Home Health GHS records no Lassa Fever case since March 10

GHS records no Lassa Fever case since March 10

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Lassa Fever
Lassa Fever

The Ghana Health Service (GHS) says, no new cases of Lassa Fever has been reported in the country since March 10 after discharging the last case successfully.

It said, although no cases have been recorded in the last 27 days, it will take 42 days of no case detection before the outbreak is declared over.

The Director of Public Health at the GHS, Dr Franklin Asiedu-Bekoe told the Ghana News Agency that a total of 27 Lassa Fever cases with one death was recorded in the outbreak which was declared on February 26, 2023.

The GHS said the cases were discovered due to the institution of control measures including contact tracing testing of all those who had been in close contact with the initial two confirmed cases.

Some contacts were identified during the outbreak and psychological support was provided for all cases and contacts.
The GHS during the outbreak activated several measures including conducting a full-scale environmental impact assessment to stop the further spread of the virus.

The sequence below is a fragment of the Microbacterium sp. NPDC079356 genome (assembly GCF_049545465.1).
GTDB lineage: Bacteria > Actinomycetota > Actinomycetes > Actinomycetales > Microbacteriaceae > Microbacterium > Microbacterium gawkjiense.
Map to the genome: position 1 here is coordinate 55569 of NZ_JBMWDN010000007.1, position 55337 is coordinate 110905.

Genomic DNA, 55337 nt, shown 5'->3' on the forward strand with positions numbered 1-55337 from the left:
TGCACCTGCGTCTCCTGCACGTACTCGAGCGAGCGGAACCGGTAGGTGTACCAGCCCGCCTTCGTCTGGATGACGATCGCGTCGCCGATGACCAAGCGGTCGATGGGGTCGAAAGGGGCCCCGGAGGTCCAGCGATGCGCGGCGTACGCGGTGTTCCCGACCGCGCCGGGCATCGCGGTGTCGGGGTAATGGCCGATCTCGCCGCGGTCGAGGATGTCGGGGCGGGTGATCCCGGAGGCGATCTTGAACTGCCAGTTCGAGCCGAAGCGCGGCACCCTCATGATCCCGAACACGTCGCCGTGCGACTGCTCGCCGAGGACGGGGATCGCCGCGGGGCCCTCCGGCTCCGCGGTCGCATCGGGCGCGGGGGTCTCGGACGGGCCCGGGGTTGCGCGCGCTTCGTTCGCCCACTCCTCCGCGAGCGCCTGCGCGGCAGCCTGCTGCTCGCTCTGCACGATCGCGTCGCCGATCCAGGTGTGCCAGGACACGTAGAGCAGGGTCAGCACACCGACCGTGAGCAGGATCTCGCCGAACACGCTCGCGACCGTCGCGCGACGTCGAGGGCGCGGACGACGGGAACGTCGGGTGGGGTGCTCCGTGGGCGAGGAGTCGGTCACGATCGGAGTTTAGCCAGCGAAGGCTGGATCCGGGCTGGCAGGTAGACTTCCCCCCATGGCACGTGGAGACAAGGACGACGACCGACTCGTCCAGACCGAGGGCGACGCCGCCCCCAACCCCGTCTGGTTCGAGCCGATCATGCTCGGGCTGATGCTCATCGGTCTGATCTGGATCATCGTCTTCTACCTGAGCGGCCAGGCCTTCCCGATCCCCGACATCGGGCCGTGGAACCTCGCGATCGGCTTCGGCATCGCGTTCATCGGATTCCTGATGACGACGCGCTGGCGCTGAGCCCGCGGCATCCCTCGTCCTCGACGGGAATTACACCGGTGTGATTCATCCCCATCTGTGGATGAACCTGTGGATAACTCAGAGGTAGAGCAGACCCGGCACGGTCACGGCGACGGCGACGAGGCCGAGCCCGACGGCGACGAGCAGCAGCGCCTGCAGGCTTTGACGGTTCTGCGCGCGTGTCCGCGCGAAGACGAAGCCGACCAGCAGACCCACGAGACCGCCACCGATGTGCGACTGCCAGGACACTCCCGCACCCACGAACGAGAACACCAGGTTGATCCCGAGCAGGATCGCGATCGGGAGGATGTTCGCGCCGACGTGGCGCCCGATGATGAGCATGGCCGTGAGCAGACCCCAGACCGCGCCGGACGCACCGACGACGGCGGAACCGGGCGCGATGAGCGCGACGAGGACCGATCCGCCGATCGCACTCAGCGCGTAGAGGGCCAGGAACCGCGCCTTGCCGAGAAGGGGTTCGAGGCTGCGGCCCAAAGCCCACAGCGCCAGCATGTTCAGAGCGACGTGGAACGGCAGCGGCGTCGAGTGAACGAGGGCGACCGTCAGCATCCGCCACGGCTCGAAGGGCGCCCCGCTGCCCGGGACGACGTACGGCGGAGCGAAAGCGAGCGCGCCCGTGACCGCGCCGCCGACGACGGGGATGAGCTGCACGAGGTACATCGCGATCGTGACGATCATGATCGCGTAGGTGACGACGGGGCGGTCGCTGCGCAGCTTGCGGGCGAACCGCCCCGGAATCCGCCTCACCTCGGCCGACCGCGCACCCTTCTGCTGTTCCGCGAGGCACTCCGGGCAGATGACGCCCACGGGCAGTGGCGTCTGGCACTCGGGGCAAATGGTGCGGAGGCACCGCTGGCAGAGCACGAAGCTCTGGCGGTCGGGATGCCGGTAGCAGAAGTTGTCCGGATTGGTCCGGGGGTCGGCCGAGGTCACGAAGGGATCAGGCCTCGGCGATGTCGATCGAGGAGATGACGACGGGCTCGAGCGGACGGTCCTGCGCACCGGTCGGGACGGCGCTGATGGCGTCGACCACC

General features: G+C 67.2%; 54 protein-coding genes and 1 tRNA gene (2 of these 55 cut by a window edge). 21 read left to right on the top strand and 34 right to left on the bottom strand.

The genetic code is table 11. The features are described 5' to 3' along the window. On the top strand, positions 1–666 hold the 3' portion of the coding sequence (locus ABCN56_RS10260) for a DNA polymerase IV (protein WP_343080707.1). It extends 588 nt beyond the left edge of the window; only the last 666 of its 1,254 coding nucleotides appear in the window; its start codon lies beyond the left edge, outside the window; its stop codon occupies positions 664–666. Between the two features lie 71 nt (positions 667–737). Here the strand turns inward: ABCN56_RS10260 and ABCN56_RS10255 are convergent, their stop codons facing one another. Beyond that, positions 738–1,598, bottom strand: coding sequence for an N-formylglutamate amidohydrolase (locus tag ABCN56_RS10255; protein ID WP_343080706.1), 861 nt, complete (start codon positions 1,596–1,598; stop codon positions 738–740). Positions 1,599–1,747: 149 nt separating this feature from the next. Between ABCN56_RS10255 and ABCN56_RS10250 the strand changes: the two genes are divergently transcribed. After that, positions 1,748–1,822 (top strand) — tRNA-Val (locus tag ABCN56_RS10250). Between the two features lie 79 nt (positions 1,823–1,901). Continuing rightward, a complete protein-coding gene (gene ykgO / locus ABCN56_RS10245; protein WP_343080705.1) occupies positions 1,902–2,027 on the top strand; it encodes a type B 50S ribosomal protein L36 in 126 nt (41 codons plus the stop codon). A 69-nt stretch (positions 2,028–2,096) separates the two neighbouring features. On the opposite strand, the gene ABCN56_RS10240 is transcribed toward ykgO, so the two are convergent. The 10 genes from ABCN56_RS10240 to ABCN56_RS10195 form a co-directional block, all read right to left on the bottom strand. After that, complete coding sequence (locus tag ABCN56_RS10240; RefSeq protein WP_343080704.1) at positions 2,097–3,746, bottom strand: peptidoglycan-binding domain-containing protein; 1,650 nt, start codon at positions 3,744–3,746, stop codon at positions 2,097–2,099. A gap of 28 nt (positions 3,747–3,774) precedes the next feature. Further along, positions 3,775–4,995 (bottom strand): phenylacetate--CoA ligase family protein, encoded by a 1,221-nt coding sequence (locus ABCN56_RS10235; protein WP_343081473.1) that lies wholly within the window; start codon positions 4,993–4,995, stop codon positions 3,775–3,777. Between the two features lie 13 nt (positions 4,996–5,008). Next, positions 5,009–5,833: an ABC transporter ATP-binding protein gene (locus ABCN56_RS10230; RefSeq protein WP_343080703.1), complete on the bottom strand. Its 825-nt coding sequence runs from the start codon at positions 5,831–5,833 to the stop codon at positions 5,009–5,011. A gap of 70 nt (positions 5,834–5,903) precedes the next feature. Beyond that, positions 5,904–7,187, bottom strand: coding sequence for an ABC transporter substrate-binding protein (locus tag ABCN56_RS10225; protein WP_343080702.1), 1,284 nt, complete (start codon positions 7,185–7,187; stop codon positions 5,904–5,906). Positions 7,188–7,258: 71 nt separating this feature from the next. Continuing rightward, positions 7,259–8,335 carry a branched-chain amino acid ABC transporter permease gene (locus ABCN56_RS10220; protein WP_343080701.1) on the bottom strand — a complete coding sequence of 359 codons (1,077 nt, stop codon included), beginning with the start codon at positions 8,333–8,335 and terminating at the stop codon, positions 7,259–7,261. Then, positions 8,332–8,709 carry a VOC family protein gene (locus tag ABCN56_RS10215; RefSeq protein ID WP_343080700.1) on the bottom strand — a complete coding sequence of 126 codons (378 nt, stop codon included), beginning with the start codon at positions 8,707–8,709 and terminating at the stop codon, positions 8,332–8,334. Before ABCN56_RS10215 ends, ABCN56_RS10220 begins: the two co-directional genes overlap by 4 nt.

The Lassa Fever cases were confirmed by the Noguchi Memorial Institute for Medical Research on 24th February 2023.
Both cases which resided in Accra involved a 40-year-old trader, who was unwell for a period of about two weeks and finally died at the Korle-Bu Teaching Hospital.

The second case was a contact of the fatal case.
Lassa fever is caused by Lassa virus and the incubation period is 2-21 days.
The virus is transmitted to humans through contact with food or household items contaminated with rodent like rats, mice urine or feces.

The Lassa virus may also be spread between humans through direct contact with the blood, urine, feces, or other bodily fluids of a person infected with Lassa fever.

Sexual transmission of Lassa virus has been reported.

The disease according to the Ghana Health Service could be prevented by avoiding contact with rodents like mice and rats.

The GHS entreats the public to ensure good environmental hygiene and institute measures such as storing grain and other foodstuffs in rodent-proof containers, disposing of garbage far from the home, maintaining clean households and keeping cats to prevent rodent infestation.

Avoid contact with blood and body fluids while caring for sick people.

Symptoms of Lassa fever may include fever and general weakness.

People may later present with headache, sore throat, muscle pain, chest pain, nausea, vomiting, diarrhoea, cough, and abdominal pain.

In severe cases, there may be bleeding from the mouth, nose, vagina, or stomach. Death usually occurs within 14 days of onset in fatal cases.

Lassa fever, a viral hemorrhagic fever, is endemic in Benin, Ghana, Guinea, Liberia, Mali, Sierra Leone, and Nigeria.
Ghana recorded its first case in 2011.

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